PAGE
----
In addition to the minimal variability in the first on" time, the structure of the instant invention results in a long *off" time coupled with a very short on" time, as seen in FIG. 2, thereby giving the motor a chance to cool sufficiently to enable it to restart. With the improved structure, a range in ratio of 5:1 to 20:1 is possible with curve D of FIG. 2 being approximately 20: 1.
Another factor which contributes to the narrow distribution is the particular cantilever mounting of the heater coupled with the cantilever mount of the disc. The air between heater 32 and the can acts as excellent thermal insulation so that only the mount 34 would conduct heat away from the disc.
Although several devices have employed heater mounts which have certain similarities, they are not suitable for high rate of rise motor applications. For instance, the heater-element shown and described in US. Pat. No. 3,004,203, assigned to the assignee of the instant invention, shows a thermostatic disc cantilever mounted on a heater; however, due to the large area of contact between the heater and the element on which it is mounted, not enough heat is conserved in the heater for use for the disc. The aforementioned patent to Moksu et al. shows an arrangement which provides an air space between the heater and its support throughout a substantial portion of the length of the heater element. HOwever, even in that structure, not enough heat is conserved.
ln view of the above, it will be seen that the several objects of the invention are achieved and other advantageous results attained.
As various changes could be made in the above constructions without departing from the scope of the invention, it is intended that all matter contained in the above description or shown in the accompanying drawings shall be interpreted as illustrative and not in a limiting sense.
lclaim 1. A motor protector comprising an electrically conductive base, a rigid elongated heater element having two opposite ends and a portion located intermediate the two ends which generates an increased amount of heat relative to the remainder thereof. one end formed with a relatively large flange integral with the heater, the flange secured to the conductive base so that the heater element is cantilever mounted on the base end having a first surface of greater width than a second surface, a thermostatic element cantilever mounted on the other end of the heater element in a plane generally normal to the first surface and extending generally along the length of the heat generating portions of the heater, a movable and a stationary contact. the stationary contact mounted on terminal means electrically insulated from the heater element. the movable contact mounted on the thermostatic element and adapted to move into and out of engagement with the stationary contact, and terminal means electrically connected to the heater element; the thermostatic element; in the vicinity of the movable contact, moves toward the said portion located intermediate theiends of the heater element when the disc is in the contacts disengaged position to enhance the heat transfer from the heater element to the thermostatic element.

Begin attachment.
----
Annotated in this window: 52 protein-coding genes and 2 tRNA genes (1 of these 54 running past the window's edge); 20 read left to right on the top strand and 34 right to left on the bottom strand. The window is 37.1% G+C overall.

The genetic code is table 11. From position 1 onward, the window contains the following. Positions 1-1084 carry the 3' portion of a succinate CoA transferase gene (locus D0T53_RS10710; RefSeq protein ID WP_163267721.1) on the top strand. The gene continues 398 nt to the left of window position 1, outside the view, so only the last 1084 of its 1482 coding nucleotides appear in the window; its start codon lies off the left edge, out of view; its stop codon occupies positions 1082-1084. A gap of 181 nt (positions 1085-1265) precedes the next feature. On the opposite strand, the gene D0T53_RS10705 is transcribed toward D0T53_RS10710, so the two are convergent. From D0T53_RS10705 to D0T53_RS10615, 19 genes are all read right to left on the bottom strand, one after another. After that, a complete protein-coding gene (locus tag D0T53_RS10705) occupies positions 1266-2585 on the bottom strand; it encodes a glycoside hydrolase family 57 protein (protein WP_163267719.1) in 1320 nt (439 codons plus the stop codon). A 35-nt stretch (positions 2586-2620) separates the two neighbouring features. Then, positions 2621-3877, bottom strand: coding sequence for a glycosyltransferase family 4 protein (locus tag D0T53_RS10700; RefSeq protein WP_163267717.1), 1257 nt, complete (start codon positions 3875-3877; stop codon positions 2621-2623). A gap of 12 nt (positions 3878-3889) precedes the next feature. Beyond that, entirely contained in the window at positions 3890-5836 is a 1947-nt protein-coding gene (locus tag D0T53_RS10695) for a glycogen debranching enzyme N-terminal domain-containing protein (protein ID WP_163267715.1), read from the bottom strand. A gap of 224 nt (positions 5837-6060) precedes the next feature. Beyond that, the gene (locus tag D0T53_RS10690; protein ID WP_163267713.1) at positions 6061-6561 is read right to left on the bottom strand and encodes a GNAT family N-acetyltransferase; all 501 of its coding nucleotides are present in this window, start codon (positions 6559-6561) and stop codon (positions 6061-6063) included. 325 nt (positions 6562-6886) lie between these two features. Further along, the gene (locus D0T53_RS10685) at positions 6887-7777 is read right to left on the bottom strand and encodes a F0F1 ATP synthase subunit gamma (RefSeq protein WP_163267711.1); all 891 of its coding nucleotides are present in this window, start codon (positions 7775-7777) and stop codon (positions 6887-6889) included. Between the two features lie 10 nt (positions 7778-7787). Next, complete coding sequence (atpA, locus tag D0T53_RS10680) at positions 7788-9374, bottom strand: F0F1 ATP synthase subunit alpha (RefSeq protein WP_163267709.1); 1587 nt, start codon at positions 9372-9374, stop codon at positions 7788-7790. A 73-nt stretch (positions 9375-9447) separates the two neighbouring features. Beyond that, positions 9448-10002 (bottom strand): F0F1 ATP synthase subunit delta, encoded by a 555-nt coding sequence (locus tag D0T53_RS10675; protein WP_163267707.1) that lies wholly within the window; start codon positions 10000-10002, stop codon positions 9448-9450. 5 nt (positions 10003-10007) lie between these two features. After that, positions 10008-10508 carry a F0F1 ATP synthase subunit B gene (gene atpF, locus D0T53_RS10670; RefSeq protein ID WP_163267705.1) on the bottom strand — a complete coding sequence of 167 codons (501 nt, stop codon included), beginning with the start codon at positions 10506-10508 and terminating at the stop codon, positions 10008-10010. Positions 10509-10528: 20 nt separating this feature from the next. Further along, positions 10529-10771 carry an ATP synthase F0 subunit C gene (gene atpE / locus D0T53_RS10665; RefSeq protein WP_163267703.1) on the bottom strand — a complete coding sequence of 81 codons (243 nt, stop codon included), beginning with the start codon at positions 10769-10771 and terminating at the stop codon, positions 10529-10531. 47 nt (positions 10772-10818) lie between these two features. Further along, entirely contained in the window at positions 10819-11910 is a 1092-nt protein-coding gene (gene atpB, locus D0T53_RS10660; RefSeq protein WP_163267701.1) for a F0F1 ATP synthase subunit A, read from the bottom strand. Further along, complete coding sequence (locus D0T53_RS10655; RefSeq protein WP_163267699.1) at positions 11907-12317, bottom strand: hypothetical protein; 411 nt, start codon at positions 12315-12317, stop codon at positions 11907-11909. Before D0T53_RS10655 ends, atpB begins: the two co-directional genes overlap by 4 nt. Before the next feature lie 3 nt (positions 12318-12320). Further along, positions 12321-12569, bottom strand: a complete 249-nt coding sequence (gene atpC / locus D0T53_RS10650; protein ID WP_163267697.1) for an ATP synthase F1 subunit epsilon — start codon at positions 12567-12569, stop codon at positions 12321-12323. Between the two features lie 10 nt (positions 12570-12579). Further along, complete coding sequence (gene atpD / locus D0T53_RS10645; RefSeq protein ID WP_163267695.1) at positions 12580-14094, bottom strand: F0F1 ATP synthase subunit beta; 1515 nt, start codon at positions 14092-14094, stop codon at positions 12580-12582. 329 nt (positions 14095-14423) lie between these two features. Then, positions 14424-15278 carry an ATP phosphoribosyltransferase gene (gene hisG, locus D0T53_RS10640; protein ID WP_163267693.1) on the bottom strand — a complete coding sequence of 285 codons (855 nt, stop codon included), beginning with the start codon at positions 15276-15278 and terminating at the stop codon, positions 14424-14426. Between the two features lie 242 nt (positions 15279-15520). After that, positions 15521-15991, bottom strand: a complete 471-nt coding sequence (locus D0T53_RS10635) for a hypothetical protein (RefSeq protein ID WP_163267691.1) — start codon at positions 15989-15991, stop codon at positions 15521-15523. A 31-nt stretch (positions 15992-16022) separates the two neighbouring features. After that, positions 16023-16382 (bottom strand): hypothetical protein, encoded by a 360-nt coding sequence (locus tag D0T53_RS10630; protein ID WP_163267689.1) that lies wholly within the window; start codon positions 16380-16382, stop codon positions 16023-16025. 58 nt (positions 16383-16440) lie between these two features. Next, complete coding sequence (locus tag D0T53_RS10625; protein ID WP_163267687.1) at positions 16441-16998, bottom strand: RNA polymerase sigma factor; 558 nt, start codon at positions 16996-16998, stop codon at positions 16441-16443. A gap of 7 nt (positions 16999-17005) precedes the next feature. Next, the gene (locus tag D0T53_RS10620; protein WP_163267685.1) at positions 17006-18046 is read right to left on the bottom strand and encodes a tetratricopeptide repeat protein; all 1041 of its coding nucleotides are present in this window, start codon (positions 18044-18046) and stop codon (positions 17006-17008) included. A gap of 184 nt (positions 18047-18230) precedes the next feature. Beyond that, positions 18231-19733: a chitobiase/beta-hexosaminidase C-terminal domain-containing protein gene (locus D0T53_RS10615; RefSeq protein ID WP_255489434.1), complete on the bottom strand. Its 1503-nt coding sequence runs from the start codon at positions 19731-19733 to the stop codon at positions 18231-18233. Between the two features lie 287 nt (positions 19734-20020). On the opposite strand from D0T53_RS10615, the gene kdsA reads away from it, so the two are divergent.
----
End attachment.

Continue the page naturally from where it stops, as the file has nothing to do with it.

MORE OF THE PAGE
2. A motor protector according to claim 3 in which the heater element has a first surface to second surface ratio greater than approximately 1% to l 3. A motor protector according to claim 1 in which the free distal end of the thermostatic element mounts the movable contact on one side and in which the other side of the thermostatic element is biased against a heat generating portion of the heater when the contacts are in the disengaged off position.
4. A motor protector according to claim 3 in which the heat generating portion of the heater against which the thermostatic element is biased comprises a protuberance extending from the heater.
5. A motor protector according to claim 4 in which the heater element includes a constricted portion contiguous to the protuberance.
6. A motor protector having a rigid barlike heater element one portion of which generates an increased amount of heat relative to the remainder thereof. the heater element having a first surface of greater width than a second surface, a thermostatic element cantilever mounted on the heater element remote from said portion in a plane generally normal to the first surface and extending generally along the length of the heat generating portions of the heater and movable from a first off position to a second on position and back. the free distal end of the thermostatic element being biased against a heat generating portion of the heater intermediate the ends thereof and contiguous with that portion of the heater which generates the increased amount of heat when the element is in the first off position the heater element being the sole support for the thermostatic element. whereby the standard deviation of first cycle on time is 0.5 seconds or less and the ratio of off to on" times is greater than about 5 to l.
7. A motor protector according to claim 6 in which the heat generating portion of the heater which is biased against the free distal end of the thermostatic element comprises a protuberance extending from the heater element.
8. A motor protector according to claim 7 in which the heater element includes a constricted portion contiguous to the protuberance.
9. A motor protector according to claim 6 in which the heater element is cantilever mounted on an electrically conductive support.